6 Steps to Find a Host’s DMCA Contact


You’ve found someone infringing your content and you want them to stop. However, after contacting the infringer directly, they are either unresponsive outright refuse to take any action. You decide that it is time to contact the host but, after performing your due diligence and finding the host of the site, you find yourself lost on how to actually get ahold of the right person.

The problem is compounded by a reluctance on the part of hosts to make this information readily available. Some of it is a desire to discourage false notifications, however, much of it is just a general desire to keep complaints to a minimum while still complying with the various laws. After all, every complaint costs them money both in terms of time and, most likely, lost customers.

The good news is that there are many places that you can look for an email address or other contact information. It is just a matter of knowing where to look.

Step 1: Look on the Site Itself

The first step for finding a DMCA agent to file a notice of copyright infringement is to look on the host’s site itself. Online service providers, as part of the DMCA, are required to post this information on their site and the vast majority do so.

However, this doesn’t mean that it is easily visible. This information is very often heavily buried.

The best place to start is at the bottom of the host’s home page. There look for a “legal” section as it is most likely to have the contact information you need.

Failing that, you can skim through the site’s terms of service and other policies to see if there is any relevant mention of copyright or, if needed, reporting abuse. If that doesn’t work, look at the site’s “contact us” page to see if they included it there. Finally, if that fails, take a look at the site’s privacy policy as it usually comes with an email address aimed at the company’s legal department.

Step 2: The Copyright Office

If you can’t find the DMCA contact information on the host’s site directly, it might be worthwhile to take a few moments to visit the Copyright Office’s directory of designated agents. Though this list is difficult to use (based on image-only PDFs) and tends to be out of date, it is a solid backup in the event you can’t find a DMCA contact on the site itself.

Be sure to check the age on any documents you open and be very careful to open the right file as many companies have very similar names.

Step 3: Ask

If neither of these sources produce any useful information, but you have an address that you know is valid, just wrong for the purpose, such as a “support” address, send an email there and ask where to direct the issue. It might add an extra step to the process but it is very effective when hosts do respond.

However, don’t give bogged down waiting for a reply, some will discard all non-related questions. So, once a day or two has passed, it is time to move on.

Step 4: Check for Another Host

If you’ve gotten this far and haven’t had any luck, it is worthwhile to take a moment and see if there is another host involved that it might be better to contact. For example, some Web hosts lease their servers from a larger company. Depending on how you found your host, you may want to contact the larger company or the smaller one instead.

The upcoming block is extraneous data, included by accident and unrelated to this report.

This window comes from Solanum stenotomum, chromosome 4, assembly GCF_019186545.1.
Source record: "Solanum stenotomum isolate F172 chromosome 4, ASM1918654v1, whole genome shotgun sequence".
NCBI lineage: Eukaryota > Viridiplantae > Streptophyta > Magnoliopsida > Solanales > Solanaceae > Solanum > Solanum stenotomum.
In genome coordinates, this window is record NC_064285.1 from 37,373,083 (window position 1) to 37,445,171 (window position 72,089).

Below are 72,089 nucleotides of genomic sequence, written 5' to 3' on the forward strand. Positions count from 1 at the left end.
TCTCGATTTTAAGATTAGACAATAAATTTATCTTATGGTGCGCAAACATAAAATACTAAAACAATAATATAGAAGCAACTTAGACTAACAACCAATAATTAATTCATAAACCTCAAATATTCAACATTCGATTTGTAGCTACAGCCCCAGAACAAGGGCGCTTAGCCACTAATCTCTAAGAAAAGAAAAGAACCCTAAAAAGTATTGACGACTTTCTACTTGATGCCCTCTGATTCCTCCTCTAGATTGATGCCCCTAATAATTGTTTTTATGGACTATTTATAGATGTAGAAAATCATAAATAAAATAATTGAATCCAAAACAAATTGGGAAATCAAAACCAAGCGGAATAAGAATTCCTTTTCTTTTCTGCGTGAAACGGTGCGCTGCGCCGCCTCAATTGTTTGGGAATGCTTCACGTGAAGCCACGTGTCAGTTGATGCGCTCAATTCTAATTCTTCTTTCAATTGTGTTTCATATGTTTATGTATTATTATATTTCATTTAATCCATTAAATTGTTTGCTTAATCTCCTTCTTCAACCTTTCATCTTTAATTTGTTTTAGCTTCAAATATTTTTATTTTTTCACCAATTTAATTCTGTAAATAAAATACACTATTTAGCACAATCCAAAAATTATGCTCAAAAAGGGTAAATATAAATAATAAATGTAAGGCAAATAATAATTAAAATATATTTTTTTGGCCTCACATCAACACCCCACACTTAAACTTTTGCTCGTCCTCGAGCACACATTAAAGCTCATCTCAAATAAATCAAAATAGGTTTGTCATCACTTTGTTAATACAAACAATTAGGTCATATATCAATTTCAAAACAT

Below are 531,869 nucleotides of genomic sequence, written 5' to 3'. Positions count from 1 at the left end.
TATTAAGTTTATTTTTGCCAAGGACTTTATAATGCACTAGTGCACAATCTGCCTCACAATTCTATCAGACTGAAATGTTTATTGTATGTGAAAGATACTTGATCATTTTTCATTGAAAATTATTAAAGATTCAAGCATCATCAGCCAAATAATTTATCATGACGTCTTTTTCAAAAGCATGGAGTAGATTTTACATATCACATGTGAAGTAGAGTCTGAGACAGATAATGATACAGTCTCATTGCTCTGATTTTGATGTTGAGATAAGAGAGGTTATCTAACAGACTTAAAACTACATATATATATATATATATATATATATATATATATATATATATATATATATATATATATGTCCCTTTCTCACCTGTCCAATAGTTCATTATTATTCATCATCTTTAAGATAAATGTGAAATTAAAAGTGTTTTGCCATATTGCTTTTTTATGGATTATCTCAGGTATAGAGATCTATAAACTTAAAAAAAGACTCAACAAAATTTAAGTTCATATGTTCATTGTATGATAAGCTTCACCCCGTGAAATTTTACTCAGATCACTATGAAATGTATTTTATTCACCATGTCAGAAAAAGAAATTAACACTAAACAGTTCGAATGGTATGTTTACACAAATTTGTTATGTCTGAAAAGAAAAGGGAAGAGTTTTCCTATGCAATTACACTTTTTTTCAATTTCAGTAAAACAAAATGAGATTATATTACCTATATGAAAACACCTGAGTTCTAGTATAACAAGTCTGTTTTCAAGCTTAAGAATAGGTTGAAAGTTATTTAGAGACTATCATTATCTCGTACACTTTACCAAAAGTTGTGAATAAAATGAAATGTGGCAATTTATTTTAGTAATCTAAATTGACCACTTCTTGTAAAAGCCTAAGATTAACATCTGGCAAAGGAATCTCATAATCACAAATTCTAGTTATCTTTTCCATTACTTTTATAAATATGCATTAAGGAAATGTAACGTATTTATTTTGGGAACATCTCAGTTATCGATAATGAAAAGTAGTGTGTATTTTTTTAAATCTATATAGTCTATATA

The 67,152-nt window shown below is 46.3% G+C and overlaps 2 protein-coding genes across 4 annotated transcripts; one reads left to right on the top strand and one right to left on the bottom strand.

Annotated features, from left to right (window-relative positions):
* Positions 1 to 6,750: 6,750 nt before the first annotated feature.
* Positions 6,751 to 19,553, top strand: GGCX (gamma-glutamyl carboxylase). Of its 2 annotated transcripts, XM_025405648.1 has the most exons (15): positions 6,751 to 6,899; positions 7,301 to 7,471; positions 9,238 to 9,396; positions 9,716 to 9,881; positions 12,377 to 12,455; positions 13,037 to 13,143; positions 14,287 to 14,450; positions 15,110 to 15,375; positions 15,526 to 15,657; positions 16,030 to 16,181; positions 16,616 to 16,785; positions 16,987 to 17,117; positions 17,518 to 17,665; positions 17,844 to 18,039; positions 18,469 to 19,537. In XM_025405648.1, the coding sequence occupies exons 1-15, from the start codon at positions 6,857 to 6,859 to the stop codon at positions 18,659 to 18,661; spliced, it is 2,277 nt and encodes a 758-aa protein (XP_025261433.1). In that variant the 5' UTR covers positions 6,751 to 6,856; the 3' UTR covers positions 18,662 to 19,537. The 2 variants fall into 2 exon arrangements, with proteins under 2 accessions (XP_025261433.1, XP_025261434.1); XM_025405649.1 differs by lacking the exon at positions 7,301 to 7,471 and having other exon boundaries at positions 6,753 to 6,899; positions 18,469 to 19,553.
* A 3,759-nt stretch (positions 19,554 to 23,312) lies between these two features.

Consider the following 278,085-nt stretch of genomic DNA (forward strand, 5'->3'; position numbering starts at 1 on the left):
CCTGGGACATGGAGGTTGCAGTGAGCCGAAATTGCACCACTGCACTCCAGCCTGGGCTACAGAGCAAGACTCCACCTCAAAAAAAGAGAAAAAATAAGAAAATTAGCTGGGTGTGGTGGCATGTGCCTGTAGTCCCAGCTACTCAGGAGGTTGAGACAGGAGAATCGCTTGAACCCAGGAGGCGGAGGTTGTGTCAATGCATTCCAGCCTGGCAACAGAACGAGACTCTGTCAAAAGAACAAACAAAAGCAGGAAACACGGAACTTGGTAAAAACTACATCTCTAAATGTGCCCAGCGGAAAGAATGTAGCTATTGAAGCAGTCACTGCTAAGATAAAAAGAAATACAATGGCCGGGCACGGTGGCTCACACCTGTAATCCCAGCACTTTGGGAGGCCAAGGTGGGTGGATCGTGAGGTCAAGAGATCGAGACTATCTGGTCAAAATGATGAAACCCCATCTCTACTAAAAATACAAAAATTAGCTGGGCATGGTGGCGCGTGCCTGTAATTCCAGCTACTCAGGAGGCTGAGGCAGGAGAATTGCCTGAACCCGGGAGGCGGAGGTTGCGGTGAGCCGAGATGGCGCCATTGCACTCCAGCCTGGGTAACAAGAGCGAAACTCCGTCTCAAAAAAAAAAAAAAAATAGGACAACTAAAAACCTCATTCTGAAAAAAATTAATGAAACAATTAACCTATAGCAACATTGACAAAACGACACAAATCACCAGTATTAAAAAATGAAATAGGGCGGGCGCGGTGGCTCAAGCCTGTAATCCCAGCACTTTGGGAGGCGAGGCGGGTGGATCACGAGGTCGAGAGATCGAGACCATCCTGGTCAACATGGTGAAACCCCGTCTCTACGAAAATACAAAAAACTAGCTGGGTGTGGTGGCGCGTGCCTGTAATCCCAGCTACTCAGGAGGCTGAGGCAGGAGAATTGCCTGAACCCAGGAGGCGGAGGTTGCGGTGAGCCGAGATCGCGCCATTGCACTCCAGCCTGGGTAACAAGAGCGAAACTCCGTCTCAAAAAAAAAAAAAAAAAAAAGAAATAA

The way to check for this is simple. Perform your Domain ToolsDomain Tools check a second time, look at the two lines marked “Name Servers” and make a note of the domain. Then proceed to the IP Whois information, as instructed in the video, and compare the two. If there is a discrepency, it could be a sign that there are two hosts involved.

Try the domain that you are not looking at, most likely the domain of the name servers, and repeat steps 1 through 3 to see if you can find contact information for them.

Step 5: The IP Whois Records


If you used Domain Tools to locate the host of the site, you most likely have already looked at the whois information for the IP address. Though the initial purpose behind this was to find out who the host of a site is, or at least who owns the IP address, this record also contains some potentially valuable contact information as well.

Specifically, there will usually be an email account specified to receive abuse complaints. If you can find that account, it’s likely a safe bet that it’s a valid starting point for your contact (though they might not be the last).

Step 6: Guess

If you’ve reached this point, you’re probably at your wits end. If nothing else has produced a valid contact or the other addresses you have written haven’t panned out, the best thing you can do is simply guess. The most common addresses for DMCA-related questions, that I see, are as follows:

  • abuse@
  • dmca@
  • legal@
  • copyright@
  • dmca-agent@
  • support@

Odds are that at least one of those will get through to a human being. Though sending additional messages to webmaster@ and mail@ might not be a bad idea.

However, if you do send an email to all of these addresses, do expect the majority to bounce. The hope is that one or two will get through.

Bottom Line

In the end, finding out who to contact about a DMCA agent takes a bit of sleuthing, especially if I don’t already have the site on my DMCA Contact List. However, if you’ve found the correct host, the hard part has already been done.

All you have do now is keep looking and, hopefully, find the information that you need.